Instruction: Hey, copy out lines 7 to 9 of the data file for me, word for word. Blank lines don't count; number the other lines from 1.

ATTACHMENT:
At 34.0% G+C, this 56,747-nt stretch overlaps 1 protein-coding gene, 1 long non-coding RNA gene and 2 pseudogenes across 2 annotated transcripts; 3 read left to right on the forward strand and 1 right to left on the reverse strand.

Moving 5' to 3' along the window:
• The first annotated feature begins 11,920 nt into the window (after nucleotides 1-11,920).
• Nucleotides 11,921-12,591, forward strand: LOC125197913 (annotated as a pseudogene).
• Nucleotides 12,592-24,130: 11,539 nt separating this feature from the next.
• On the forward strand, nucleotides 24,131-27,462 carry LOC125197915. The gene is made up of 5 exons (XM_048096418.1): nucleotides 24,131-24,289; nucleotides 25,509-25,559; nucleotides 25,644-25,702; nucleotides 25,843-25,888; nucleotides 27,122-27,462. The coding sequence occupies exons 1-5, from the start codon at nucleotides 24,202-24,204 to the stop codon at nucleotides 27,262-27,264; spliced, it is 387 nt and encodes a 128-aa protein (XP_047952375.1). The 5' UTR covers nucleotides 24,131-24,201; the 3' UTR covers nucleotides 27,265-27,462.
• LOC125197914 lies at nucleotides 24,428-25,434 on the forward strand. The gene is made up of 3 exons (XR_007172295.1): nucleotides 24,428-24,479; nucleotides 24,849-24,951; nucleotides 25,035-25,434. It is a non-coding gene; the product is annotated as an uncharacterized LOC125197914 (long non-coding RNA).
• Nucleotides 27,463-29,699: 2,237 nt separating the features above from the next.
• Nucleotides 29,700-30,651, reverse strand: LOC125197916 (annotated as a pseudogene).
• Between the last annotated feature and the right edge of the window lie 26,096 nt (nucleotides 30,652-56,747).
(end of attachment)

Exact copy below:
• LOC125197914 lies at nucleotides 24,428-25,434 on the forward strand. The gene is made up of 3 exons (XR_007172295.1): nucleotides 24,428-24,479; nucleotides 24,849-24,951; nucleotides 25,035-25,434. It is a non-coding gene; the product is annotated as an uncharacterized LOC125197914 (long non-coding RNA).
• Nucleotides 27,463-29,699: 2,237 nt separating the features above from the next.
• Nucleotides 29,700-30,651, reverse strand: LOC125197916 (annotated as a pseudogene).